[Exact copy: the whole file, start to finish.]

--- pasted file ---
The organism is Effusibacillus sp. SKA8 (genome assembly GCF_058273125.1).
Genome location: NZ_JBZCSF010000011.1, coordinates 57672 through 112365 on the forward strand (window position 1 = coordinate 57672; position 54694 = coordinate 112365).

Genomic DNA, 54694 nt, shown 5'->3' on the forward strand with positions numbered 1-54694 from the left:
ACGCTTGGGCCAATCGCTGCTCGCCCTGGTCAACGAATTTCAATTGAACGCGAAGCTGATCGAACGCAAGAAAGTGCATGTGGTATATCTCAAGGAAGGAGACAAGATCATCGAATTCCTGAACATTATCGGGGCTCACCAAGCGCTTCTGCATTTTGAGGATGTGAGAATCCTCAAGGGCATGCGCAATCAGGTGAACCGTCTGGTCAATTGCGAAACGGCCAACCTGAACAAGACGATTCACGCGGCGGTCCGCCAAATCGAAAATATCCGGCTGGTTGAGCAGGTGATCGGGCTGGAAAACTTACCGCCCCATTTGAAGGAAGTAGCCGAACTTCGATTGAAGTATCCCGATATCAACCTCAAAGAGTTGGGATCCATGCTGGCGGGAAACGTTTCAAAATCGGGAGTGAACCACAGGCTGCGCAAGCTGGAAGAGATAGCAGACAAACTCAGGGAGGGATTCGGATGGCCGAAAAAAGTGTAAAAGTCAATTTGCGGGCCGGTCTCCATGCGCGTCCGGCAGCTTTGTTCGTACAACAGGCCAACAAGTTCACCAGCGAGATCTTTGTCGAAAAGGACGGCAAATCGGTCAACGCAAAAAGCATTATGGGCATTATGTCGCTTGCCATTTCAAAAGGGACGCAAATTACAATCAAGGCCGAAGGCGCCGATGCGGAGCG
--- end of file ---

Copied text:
The organism is Effusibacillus sp. SKA8 (genome assembly GCF_058273125.1).
Genome location: NZ_JBZCSF010000011.1, coordinates 57672 through 112365 on the forward strand (window position 1 = coordinate 57672; position 54694 = coordinate 112365).

Genomic DNA, 54694 nt, shown 5'->3' on the forward strand with positions numbered 1-54694 from the left:
ACGCTTGGGCCAATCGCTGCTCGCCCTGGTCAACGAATTTCAATTGAACGCGAAGCTGATCGAACGCAAGAAAGTGCATGTGGTATATCTCAAGGAAGGAGACAAGATCATCGAATTCCTGAACATTATCGGGGCTCACCAAGCGCTTCTGCATTTTGAGGATGTGAGAATCCTCAAGGGCATGCGCAATCAGGTGAACCGTCTGGTCAATTGCGAAACGGCCAACCTGAACAAGACGATTCACGCGGCGGTCCGCCAAATCGAAAATATCCGGCTGGTTGAGCAGGTGATCGGGCTGGAAAACTTACCGCCCCATTTGAAGGAAGTAGCCGAACTTCGATTGAAGTATCCCGATATCAACCTCAAAGAGTTGGGATCCATGCTGGCGGGAAACGTTTCAAAATCGGGAGTGAACCACAGGCTGCGCAAGCTGGAAGAGATAGCAGACAAACTCAGGGAGGGATTCGGATGGCCGAAAAAAGTGTAAAAGTCAATTTGCGGGCCGGTCTCCATGCGCGTCCGGCAGCTTTGTTCGTACAACAGGCCAACAAGTTCACCAGCGAGATCTTTGTCGAAAAGGACGGCAAATCGGTCAACGCAAAAAGCATTATGGGCATTATGTCGCTTGCCATTTCAAAAGGGACGCAAATTACAATCAAGGCCGAAGGCGCCGATGCGGAGCG